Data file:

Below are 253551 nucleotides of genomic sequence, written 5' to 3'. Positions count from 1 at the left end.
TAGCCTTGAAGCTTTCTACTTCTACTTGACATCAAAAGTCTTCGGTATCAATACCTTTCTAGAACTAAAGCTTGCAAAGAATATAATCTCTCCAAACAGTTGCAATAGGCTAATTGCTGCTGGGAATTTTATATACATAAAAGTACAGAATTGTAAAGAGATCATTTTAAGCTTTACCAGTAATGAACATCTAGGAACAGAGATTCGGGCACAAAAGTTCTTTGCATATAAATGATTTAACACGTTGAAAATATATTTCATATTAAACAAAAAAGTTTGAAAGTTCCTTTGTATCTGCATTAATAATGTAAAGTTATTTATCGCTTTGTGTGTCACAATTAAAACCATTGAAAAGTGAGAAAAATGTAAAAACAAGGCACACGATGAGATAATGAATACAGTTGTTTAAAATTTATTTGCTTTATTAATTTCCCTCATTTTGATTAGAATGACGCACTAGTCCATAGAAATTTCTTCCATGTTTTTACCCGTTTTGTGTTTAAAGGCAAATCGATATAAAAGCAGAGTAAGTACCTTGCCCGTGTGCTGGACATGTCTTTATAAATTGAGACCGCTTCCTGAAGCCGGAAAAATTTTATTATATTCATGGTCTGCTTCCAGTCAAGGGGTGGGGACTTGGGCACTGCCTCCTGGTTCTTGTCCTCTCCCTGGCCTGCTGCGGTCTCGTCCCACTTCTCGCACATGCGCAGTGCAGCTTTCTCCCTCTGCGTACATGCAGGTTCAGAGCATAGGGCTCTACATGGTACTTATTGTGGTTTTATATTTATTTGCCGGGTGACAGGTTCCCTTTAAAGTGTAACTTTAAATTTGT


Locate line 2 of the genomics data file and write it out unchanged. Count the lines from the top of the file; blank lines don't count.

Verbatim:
TAGCCTTGAAGCTTTCTACTTCTACTTGACATCAAAAGTCTTCGGTATCAATACCTTTCTAGAACTAAAGCTTGCAAAGAATATAATCTCTCCAAACAGTTGCAATAGGCTAATTGCTGCTGGGAATTTTATATACATAAAAGTACAGAATTGTAAAGAGATCATTTTAAGCTTTACCAGTAATGAACATCTAGGAACAGAGATTCGGGCACAAAAGTTCTTTGCATATAAATGATTTAACACGTTGAAAATATATTTCATATTAAACAAAAAAGTTTGAAAGTTCCTTTGTATCTGCATTAATAATGTAAAGTTATTTATCGCTTTGTGTGTCACAATTAAAACCATTGAAAAGTGAGAAAAATGTAAAAACAAGGCACACGATGAGATAATGAATACAGTTGTTTAAAATTTATTTGCTTTATTAATTTCCCTCATTTTGATTAGAATGACGCACTAGTCCATAGAAATTTCTTCCATGTTTTTACCCGTTTTGTGTTTAAAGGCAAATCGATATAAAAGCAGAGTAAGTACCTTGCCCGTGTGCTGGACATGTCTTTATAAATTGAGACCGCTTCCTGAAGCCGGAAAAATTTTATTATATTCATGGTCTGCTTCCAGTCAAGGGGTGGGGACTTGGGCACTGCCTCCTGGTTCTTGTCCTCTCCCTGGCCTGCTGCGGTCTCGTCCCACTTCTCGCACATGCGCAGTGCAGCTTTCTCCCTCTGCGTACATGCAGGTTCAGAGCATAGGGCTCTACATGGTACTTATTGTGGTTTTATATTTATTTGCCGGGTGACAGGTTCCCTTTAAAGTGTAACTTTAAATTTGT